MoonMeander brought up an especially poignant moment during the second match that indicated just how far beyond human the AI was playing. “There was one time when I was about to fissure kill a Lion and the courier came at the frame-perfect moment, delivered a salve, and it instantly used it. No way a human could have done that. No way.” You can watch this moment below. Fogged was quickly able to pick up the kill afterwards.
Merlini also pointed to the lack of illusions and something that helped the AI. “[The AI] never had to guess whether or not somebody is real. ‘Should we waste our spells on them?’ No, it would just know ‘this is a player, we’re killing them’ every single time.” The players initially thought that illusions weren’t allowed because the AI would have a tough time telling real players apart, but they later learned that OpenAI thought it would be too hard on the humans. There were concerns that the AI would be able to perfectly control multiple units at a time in a way that a human never could.
Team Humans wasn’t convinced that they would ever be able to best the AI under the same conditions. “I’d say if they draft, we’d have probably a five percent chance,” Fogged said. “I think if somehow we got the chances to fifty-fifty, that would be the coolest game ever.” When asked how OpenAI Five could ultimately be used in the future, MoonMeander sees it as a training tool more than anything else. “If they manage to get it to play with all the heroes and all the items in the game, as a pro player, I would like my team to scrim against it. Not a whole game, but a scrim for the first ten minutes to see how strong our lineup is for the laning phase. To see what it takes to counter our heroes.”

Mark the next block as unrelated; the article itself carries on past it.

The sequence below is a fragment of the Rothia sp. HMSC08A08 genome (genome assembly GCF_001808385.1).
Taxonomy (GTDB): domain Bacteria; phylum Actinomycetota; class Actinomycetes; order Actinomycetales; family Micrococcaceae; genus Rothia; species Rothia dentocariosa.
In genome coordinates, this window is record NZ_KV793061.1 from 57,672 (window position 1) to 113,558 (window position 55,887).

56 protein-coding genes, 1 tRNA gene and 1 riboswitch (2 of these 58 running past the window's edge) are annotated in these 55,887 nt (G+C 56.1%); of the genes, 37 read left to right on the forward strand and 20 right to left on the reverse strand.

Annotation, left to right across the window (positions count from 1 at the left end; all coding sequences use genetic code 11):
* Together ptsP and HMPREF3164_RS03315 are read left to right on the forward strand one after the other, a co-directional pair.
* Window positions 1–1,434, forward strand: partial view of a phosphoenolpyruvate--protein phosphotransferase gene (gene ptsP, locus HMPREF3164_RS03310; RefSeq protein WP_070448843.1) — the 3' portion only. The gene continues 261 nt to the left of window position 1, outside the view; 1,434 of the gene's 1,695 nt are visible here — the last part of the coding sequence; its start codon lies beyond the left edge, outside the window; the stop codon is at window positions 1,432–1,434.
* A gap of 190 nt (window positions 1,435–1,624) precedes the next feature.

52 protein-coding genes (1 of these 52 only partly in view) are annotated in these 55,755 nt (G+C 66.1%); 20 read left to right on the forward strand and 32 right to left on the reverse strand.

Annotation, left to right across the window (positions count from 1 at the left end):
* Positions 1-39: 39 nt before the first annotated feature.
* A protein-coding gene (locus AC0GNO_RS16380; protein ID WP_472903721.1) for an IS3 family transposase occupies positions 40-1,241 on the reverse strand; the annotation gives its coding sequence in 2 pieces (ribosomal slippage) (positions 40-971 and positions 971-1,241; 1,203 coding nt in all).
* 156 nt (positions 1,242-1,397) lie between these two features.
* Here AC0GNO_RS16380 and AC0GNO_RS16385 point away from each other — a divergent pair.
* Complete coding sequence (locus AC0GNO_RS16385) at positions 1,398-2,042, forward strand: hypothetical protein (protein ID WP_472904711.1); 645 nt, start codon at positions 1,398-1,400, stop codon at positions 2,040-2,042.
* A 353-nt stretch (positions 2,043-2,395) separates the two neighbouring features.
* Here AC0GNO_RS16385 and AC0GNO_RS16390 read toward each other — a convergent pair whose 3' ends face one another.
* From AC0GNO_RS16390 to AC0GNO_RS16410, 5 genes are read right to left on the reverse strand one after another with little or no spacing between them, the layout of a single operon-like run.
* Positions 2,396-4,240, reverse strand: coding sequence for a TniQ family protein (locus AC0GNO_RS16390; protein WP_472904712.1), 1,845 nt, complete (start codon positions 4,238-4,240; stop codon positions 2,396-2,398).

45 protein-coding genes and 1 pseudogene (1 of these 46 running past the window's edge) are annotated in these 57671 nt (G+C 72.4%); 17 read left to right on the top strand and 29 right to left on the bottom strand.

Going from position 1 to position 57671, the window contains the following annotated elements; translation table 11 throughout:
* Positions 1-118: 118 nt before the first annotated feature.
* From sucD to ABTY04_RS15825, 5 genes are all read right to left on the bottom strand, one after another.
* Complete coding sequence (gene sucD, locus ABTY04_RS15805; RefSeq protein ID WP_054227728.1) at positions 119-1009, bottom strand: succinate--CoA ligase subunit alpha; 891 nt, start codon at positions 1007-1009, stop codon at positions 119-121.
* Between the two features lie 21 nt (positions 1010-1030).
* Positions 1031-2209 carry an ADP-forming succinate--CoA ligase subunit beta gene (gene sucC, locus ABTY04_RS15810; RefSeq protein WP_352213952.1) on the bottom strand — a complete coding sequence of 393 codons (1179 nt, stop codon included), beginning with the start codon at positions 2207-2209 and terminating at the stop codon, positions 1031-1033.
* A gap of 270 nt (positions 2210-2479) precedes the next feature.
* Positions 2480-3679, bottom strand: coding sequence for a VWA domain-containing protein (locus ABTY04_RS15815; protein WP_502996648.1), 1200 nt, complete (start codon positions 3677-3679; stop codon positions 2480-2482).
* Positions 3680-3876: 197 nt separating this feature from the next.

For OpenAI, the Dota project has always been about challenging the AI to self-learn using one of the most complicated games in the world. Overall, they’re aiming to build the best AGI (artificial general intelligence) they can. “On the road there, we try to pick problems that will bring us closer to that general intelligence. In this particular case, with Dota 2, it’s a very complex environment where nobody before was able to get AI [to this point] before,” said Wolski after the match.
Even if the Dota AI goes on to beat the very best players in the world, technical staff member Jie Tang thinks that won’t be the end. “I think the algorithms and ideas behind it we’ll continue working on for a while. It’s going to be about picking the next challenge that may be impossible, but not too impossible and trying to see how much traction we can make on it,” he said. “There’s a whole wide world of human capabilities that we can start to tackle one by one.”
When asked if the AI has a chance against pros in The International 2018, Fogged confidently said: “The bots will win.” MoonMeander believes the humans will have trouble at first, and maybe lose a few matches, but will eventually figure out their draft and strategies to bring it closer to a fifty-fifty shot. Either way, it should be a spectacle for the MOBA ages.